(Bloomberg) -- In the map of members of the European Union lies a conspicuous and large hole where five former parts of Yugoslavia plus Albania lie. The leaders of those countries are keen to join the union. Concerned about the region’s stability and the growing influence of Russia, EU officials want that too, but not right away and not as the countries are.
1. Who wants into the EU?
After Slovenia joined in 2004 and Croatia in 2013, there are six countries in southeast Europe that are encircled by the EU and not part of it: Bosnia-Herzegovina, Serbia, Montenegro, Kosovo, the Republic of Macedonia and Albania. Collectively, they are referred to as the Western Balkans. In a strategy document released in early February, EU officials named 2025 as the earliest date these aspirants might taste the benefits of being in the world’s largest single market. The report specified that they must first bolster the rule of law, resolve border and other disputes and retool their economies to compete in the bloc.
2. Why expand the EU?
EU states see enlargement as a way to improve stability and rule of law at the epicenter of the continent’s bloodiest conflict since World War II and a source of continued volatility. If EU members can boost prosperity among the region’s 18 million people, they’ll be able to worry less about future unrest while also opening up new markets. In addition, expanding the union is a way to counter the influence of an increasingly expansionist Russia under President Vladimir Putin and efforts by China and Turkey to increase their sway in the region through investment and soft-power initiatives.
3. Can the six all join as soon as 2025?
In an initial draft of its Western Balkans Strategy, the European Commission, the EU’s executive arm, singled out only Montenegro and Serbia as potentially ready for membership "in a 2025 perspective." It said accession talks could begin with Albania and the Republic of Macedonia by that time, while Bosnia-Herzegovina and Kosovo could potentially become candidates. The commission backtracked the next day. It said entry in the middle of next decade was possible for them all if they did the work. It likened the process to "a caravan" rather than "a regatta," although the reality is that some countries are farther along than others.
4. What’s the biggest hurdle?
Probably the rule of law. Montenegro is a case in point. It started talks to join the EU in 2012 and is the furthest on the road to membership. But like its neighbors, it’s been told by the European Commission to crack down on graft, organized crime and political influence in the courts and media. “The track record both on successful investigations and convictions, in particular in high-level corruption cases, and on prevention of corruption remains limited," the commission said in its latest report on Montenegro from 2016.
5. How do regional disputes factor in?
Lingering disagreements over frontiers -- as well as animosity from the wars of the 1990s -- are another stumbling block. The most visible is Serbia’s refusal to recognize the sovereignty of Kosovo, which declared independence in 2008. While Serbia is the second most-advanced candidate, the commission has conditioned membership on it normalizing ties with its neighbor. Serbian President Aleksandar Vucic has pledged to propose a solution in or around April. Serbia has the lowest public support for EU membership within the Western Balkans.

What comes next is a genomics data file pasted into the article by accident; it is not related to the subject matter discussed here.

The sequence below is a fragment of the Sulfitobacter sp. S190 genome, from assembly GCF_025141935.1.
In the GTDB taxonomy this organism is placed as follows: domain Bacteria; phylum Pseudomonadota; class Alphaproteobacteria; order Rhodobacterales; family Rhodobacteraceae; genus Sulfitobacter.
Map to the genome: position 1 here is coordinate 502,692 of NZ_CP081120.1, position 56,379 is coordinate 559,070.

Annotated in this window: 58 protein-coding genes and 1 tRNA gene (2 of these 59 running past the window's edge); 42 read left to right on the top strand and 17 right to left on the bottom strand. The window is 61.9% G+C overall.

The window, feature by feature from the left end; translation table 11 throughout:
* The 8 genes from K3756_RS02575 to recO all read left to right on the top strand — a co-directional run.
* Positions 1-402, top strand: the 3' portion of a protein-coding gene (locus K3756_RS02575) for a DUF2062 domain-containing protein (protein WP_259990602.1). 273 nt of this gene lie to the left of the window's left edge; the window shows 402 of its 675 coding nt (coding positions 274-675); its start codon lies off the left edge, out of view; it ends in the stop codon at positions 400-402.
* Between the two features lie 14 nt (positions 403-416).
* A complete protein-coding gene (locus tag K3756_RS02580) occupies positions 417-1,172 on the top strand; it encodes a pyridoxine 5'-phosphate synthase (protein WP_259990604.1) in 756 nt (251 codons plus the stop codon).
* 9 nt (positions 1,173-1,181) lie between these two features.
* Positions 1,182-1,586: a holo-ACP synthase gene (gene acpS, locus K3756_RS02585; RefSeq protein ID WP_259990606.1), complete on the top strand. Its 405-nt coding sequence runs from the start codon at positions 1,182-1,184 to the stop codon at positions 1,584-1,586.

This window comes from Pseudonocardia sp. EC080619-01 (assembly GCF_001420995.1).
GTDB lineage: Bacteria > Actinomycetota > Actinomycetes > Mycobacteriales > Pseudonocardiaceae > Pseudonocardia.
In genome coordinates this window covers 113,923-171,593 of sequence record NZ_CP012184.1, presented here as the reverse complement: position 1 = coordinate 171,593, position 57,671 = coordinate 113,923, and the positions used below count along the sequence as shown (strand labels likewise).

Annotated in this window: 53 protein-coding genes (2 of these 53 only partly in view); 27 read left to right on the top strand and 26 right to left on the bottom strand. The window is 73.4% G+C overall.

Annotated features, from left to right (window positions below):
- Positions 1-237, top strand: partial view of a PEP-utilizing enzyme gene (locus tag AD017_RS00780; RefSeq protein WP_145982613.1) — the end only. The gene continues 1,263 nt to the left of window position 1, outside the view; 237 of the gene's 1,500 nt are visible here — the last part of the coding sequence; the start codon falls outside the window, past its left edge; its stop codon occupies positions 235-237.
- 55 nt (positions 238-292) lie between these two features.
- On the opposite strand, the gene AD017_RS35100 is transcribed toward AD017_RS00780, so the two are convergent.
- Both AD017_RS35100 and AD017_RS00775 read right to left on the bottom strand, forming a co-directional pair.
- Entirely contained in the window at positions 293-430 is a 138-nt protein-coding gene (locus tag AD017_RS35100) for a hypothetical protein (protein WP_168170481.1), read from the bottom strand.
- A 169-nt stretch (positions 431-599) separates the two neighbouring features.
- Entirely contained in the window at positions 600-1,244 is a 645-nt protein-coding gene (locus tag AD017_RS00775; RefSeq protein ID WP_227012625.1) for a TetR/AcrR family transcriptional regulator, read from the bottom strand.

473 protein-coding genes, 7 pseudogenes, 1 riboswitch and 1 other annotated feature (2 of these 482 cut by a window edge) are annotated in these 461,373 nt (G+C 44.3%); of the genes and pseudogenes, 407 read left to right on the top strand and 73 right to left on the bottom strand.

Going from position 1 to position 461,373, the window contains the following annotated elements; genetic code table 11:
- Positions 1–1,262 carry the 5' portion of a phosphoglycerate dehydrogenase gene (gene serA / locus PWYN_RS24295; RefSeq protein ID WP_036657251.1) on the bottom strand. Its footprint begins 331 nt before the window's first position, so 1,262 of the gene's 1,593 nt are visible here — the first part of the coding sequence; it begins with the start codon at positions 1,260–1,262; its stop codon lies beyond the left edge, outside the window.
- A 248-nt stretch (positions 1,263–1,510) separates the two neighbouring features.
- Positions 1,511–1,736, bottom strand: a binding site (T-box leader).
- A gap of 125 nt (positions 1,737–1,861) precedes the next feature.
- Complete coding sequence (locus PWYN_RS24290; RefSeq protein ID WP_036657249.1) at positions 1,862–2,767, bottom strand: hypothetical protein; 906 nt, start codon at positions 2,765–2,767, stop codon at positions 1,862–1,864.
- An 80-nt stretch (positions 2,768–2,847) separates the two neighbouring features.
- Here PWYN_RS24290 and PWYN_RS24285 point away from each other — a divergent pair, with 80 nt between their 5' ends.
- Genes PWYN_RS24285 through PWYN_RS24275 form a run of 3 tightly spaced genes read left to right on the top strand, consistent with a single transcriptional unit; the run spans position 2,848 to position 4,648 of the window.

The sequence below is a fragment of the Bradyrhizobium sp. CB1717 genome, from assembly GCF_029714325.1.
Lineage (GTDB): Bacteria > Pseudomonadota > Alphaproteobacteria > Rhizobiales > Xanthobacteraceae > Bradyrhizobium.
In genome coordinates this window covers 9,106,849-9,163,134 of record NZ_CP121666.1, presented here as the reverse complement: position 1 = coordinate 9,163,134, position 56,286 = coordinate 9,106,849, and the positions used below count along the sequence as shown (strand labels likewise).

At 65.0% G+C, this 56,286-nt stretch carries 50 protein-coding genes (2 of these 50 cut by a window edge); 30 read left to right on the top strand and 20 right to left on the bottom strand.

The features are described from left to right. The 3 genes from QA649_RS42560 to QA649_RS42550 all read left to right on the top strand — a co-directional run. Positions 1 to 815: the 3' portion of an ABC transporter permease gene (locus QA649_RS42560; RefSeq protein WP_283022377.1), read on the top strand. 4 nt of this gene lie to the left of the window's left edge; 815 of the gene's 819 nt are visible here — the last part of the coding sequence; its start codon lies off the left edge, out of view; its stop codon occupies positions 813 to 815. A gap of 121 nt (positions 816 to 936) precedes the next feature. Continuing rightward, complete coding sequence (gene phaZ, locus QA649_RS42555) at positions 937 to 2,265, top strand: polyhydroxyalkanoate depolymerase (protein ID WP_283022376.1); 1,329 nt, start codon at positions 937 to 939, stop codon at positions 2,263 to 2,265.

6. What are the economic considerations?
The commission concluded that none of the Western Balkans had a "functioning market economy" or the ability to cope with the "competitive pressure and market forces" in the EU. Albania, for example, has been granted candidate status, which is a precursor to starting official talks. Brussels is demanding the country reduce public debt that’s more than 70 percent of annual economic output, cut its budget deficit, increase market competitiveness, and improve its infrastructure in a country that has only 1.4 kilometers (0.9 miles) of road for every 1,000 inhabitants, just 1/7 of the EU average.
7. Are there other obstacles?
Yes. The Republic of Macedonia has hit a roadblock with neighboring Greece. While the republic was the first country in the region to become a candidate, its EU and NATO entry bids have been blocked by Greece which says "Macedonia" should refer only to its northern region, which was the stronghold in ancient times of Greece’s greatest hero, Alexander the Great. The two countries are in talks to find a solution, which the Republic of Macedonia needs to officially start accession negotiations.
8. Why are Bosnia-Herzegovina and Kosovo farthest behind?
Bosnia-Herzegovina is dogged by suspicions of corruption and organized crime links in its government. That doesn’t make it unique. But it’s also source of instability, given that its two main components, the mostly ethnic-Serb Republika Srpska and the Bosnian-Croat Federation, accuse each other of pursuing opposing goals. The commission has said it can become a candidate "with sustained effort and engagement." Kosovo faces even more hurdles, as five of the EU’s 28 members don’t officially recognize it. It has also suffered from tension between its ruling and opposition parties, which have engaged in frequent scuffles in parliament marked by the release of tear gas grenades .
9. What’s Russia’s position?
Russia has resisted the expansion of the EU into what it calls its "near abroad" and has stepped up efforts to increase its influence in the region. Montenegro accused the Kremlin of a 2016 coup attempt before the country joined NATO. Moscow denies the charge. Russia also supports Serbia’s refusal to recognize Kosovo in international forums, as well as selling it tanks and warplanes and offering investment. In response, Serbia has refused to join EU nations in their sanctions against Putin’s government.
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